How Often Should You Be Job Searching?

While people commonly used to commit their entire career to a singular company back in the day, it’s quite uncommon to see someone stick it out with one employer until retirement these days.

Since the labor market is continuously shifting and your skill set is changing, it is highly appropriate to jump from company to company now. The important question is, how frequently should you change jobs? The most common answer is: around every three or four years.

Why should you leave?

Research has revealed employees who stick with a company for more than two years end up getting paid half as much as they would be had they left. To put it another way, businesses, even the one you might be working for right now, aren’t sufficiently promoting workers, giving raises or adding benefits. After two years of being employed by a company, you should begin to push for advancement up the company ladder. If internal advancement isn’t coming, be on the lookout for a new job somewhere else.

In addition to earning more money, there are numerous other benefits one could gain from changing jobs every 3 to 4 years. With continual change in jobs and surroundings, your skills will continue to grow and evolve, as opposed to being stagnant by remaining at the same position at the same company.

As people have a tendency to do, we can get complacent in our jobs if we refuse to leave. Your day can become largely predictable; you can grow stagnant and spend most of your time on autopilot. You don’t learn new skills, which can make it more difficult to get a job in the future if you’d have to.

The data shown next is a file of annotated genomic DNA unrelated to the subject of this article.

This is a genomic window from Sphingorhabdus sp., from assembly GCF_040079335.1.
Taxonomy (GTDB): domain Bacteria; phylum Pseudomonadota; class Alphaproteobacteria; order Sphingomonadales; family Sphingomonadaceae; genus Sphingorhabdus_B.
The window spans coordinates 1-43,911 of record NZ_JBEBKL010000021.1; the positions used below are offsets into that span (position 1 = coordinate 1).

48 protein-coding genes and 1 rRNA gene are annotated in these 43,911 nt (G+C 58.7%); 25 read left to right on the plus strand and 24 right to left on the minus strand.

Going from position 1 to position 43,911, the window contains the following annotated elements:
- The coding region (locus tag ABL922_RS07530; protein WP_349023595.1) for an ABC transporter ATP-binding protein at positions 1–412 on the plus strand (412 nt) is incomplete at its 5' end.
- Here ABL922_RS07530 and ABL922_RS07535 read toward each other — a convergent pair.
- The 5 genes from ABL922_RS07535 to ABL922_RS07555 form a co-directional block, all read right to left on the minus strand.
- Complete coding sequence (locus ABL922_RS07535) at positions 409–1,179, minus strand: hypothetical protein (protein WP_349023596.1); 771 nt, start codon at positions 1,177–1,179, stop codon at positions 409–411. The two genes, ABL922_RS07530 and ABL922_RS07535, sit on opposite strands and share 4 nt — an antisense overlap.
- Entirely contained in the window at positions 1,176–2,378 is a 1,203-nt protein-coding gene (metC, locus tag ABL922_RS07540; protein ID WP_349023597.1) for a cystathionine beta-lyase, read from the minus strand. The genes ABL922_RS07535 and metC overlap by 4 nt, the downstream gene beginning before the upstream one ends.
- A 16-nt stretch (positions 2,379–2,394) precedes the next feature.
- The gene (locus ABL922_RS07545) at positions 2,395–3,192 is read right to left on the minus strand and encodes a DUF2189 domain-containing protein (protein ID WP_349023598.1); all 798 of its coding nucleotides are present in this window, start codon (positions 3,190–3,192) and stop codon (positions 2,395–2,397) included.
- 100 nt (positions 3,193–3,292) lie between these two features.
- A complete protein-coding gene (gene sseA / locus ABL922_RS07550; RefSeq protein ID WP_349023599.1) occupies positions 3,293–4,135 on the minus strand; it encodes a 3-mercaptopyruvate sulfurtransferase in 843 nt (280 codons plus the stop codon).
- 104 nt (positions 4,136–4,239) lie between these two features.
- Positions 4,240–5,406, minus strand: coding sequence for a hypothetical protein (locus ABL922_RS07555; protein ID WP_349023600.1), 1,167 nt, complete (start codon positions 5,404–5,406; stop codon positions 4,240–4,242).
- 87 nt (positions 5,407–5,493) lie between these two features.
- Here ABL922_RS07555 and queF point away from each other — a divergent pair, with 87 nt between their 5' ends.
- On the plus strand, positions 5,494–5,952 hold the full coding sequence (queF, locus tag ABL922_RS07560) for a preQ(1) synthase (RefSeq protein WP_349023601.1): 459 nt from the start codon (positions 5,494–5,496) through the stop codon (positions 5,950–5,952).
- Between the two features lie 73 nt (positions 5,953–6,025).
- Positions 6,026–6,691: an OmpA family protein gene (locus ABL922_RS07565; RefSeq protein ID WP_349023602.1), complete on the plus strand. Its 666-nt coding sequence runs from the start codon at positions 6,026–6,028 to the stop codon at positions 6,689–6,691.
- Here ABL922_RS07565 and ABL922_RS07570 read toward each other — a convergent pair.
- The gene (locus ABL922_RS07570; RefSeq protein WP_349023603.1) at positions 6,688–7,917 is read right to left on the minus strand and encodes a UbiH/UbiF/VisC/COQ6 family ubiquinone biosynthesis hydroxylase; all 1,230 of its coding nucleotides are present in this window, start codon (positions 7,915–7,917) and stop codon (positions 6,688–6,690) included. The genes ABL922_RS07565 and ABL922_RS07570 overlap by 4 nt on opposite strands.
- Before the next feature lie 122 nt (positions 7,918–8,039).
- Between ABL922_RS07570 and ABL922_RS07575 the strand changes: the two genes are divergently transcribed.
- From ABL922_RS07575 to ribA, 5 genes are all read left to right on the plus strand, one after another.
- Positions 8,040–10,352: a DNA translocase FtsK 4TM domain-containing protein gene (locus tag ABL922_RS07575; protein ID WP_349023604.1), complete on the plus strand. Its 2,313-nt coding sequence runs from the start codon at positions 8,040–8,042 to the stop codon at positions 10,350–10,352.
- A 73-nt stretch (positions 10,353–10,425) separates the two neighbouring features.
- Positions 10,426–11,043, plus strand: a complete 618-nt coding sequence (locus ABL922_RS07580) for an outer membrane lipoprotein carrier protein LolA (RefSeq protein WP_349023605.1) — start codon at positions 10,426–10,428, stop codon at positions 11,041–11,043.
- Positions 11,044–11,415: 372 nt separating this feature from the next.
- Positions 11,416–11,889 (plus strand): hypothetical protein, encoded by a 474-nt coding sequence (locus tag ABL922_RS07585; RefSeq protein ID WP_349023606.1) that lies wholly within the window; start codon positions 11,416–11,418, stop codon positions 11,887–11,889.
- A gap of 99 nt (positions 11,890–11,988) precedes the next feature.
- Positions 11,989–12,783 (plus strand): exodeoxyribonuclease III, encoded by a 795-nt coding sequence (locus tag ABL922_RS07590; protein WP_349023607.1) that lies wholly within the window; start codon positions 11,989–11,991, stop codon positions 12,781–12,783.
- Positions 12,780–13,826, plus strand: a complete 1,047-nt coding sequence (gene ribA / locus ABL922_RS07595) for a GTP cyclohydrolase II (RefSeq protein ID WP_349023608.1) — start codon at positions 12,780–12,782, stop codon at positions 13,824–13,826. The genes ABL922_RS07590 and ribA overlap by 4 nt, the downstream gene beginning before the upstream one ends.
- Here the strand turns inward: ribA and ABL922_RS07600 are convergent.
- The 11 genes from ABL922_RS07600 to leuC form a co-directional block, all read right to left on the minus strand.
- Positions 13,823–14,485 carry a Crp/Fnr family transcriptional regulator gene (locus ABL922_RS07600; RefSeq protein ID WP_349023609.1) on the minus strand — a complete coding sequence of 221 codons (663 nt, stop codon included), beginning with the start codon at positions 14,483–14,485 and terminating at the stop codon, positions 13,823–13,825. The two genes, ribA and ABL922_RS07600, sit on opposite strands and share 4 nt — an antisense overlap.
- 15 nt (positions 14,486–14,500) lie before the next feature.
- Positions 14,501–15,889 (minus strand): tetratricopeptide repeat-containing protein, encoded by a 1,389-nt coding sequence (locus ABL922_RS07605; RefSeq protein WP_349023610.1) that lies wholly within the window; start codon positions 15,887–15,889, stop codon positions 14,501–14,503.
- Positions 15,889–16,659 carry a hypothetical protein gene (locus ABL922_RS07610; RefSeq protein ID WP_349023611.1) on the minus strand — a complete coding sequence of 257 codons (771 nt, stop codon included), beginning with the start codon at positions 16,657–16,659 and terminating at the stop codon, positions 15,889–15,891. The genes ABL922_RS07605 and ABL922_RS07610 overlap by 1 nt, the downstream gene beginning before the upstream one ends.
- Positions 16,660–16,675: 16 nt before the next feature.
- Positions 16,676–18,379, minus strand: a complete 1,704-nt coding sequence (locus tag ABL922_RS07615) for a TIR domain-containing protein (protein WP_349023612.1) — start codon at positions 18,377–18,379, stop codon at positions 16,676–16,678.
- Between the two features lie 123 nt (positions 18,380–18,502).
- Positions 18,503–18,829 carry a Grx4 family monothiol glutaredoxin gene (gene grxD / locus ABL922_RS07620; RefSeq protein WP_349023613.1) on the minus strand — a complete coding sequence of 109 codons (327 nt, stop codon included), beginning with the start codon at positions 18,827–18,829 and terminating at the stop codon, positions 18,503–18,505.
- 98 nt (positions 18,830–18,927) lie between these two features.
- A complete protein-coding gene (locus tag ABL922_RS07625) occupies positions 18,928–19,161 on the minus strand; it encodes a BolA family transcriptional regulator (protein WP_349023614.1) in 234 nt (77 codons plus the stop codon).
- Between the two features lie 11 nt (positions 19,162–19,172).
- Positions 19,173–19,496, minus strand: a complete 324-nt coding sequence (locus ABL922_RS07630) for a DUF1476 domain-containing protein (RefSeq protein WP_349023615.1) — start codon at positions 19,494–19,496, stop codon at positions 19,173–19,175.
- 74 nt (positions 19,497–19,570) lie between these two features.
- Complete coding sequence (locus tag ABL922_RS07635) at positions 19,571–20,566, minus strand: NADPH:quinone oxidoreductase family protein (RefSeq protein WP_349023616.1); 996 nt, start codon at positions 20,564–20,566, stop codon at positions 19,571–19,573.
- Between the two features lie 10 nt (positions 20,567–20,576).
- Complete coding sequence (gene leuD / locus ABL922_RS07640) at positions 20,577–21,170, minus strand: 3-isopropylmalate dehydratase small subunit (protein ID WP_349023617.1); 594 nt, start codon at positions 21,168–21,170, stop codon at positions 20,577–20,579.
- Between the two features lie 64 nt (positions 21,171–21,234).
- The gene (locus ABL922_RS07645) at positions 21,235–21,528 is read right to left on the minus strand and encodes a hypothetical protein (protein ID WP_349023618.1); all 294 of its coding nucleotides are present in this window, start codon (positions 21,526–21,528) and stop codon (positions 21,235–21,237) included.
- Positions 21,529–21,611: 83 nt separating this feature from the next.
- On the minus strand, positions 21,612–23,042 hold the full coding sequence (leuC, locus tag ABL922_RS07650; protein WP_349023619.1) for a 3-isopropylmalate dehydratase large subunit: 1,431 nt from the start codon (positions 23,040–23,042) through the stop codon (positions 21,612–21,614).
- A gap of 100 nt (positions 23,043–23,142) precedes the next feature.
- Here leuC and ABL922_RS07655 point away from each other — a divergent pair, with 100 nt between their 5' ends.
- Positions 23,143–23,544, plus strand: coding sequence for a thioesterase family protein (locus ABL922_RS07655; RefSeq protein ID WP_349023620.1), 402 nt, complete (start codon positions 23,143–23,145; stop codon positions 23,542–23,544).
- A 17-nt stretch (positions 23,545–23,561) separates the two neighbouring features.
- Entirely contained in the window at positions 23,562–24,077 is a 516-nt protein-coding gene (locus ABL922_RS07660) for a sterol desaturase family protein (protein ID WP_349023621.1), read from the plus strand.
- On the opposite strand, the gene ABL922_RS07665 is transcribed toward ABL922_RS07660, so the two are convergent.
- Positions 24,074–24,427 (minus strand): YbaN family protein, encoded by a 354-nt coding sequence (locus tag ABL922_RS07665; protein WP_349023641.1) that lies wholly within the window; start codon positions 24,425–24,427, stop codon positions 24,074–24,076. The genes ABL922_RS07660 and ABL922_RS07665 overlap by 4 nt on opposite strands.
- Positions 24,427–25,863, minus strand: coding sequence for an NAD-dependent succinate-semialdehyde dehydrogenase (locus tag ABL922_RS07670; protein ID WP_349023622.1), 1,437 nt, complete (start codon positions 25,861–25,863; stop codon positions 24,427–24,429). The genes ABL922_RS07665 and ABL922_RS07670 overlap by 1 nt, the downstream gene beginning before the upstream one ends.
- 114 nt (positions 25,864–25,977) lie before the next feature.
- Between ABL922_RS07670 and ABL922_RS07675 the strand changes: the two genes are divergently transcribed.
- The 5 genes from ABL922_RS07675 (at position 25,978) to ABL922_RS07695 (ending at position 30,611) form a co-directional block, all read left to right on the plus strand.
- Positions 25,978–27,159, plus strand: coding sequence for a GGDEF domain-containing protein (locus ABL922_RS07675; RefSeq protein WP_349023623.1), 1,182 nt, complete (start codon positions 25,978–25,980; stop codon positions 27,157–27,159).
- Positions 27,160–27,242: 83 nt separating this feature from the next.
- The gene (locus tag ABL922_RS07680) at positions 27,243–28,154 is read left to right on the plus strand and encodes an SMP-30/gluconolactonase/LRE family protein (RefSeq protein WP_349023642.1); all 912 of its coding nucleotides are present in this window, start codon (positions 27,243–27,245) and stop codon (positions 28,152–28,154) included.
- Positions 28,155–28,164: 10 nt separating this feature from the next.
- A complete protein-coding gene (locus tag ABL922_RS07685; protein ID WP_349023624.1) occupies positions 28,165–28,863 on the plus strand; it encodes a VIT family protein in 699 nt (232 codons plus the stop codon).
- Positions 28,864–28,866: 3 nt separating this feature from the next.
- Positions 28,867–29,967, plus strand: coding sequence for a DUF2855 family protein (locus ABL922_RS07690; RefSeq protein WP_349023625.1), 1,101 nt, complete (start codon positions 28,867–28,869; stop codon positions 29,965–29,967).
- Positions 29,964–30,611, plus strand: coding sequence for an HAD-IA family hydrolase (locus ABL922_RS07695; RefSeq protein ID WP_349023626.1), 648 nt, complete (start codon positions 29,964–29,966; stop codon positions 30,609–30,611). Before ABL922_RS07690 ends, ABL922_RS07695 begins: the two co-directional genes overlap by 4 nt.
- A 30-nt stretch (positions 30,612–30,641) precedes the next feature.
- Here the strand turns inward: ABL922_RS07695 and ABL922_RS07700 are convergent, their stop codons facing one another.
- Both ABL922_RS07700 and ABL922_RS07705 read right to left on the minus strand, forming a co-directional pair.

When is it time?

If you have been with a company for at least three years and you’re thinking about leaving, there are a few things you should consider, including your abilities, the timing and your career objectives.

If you rarely make a mistake, and you’re feeling bored in your job, then it’s time to move on. Be particularly keen about moving on if you aren’t receiving the recognition you think you deserve. Conversely, if your skills just don’t fit with the job and your performance is reflecting that fact, you probably should start looking elsewhere.

You should also consider the timing of your search. If you’re in the midst of a busy season or a major project, put the job search on hold until you have more time and energy to dedicate. You should also avoid a job search in July, August or during late December as key hiring personnel and decision makers are often out on vacation during these times.

Finally, identify your career objectives before setting out on a job search. Are you content to stay at this level in your career, but just want a better work environment? Are you looking to advance to the level of company executive? You need to know the answers to these questions before you start making decisions that affect your career.

At LTI Services, we have years of experience helping working professionals to find better opportunities. If you’re currently looking to move on from your job, check out our job board today.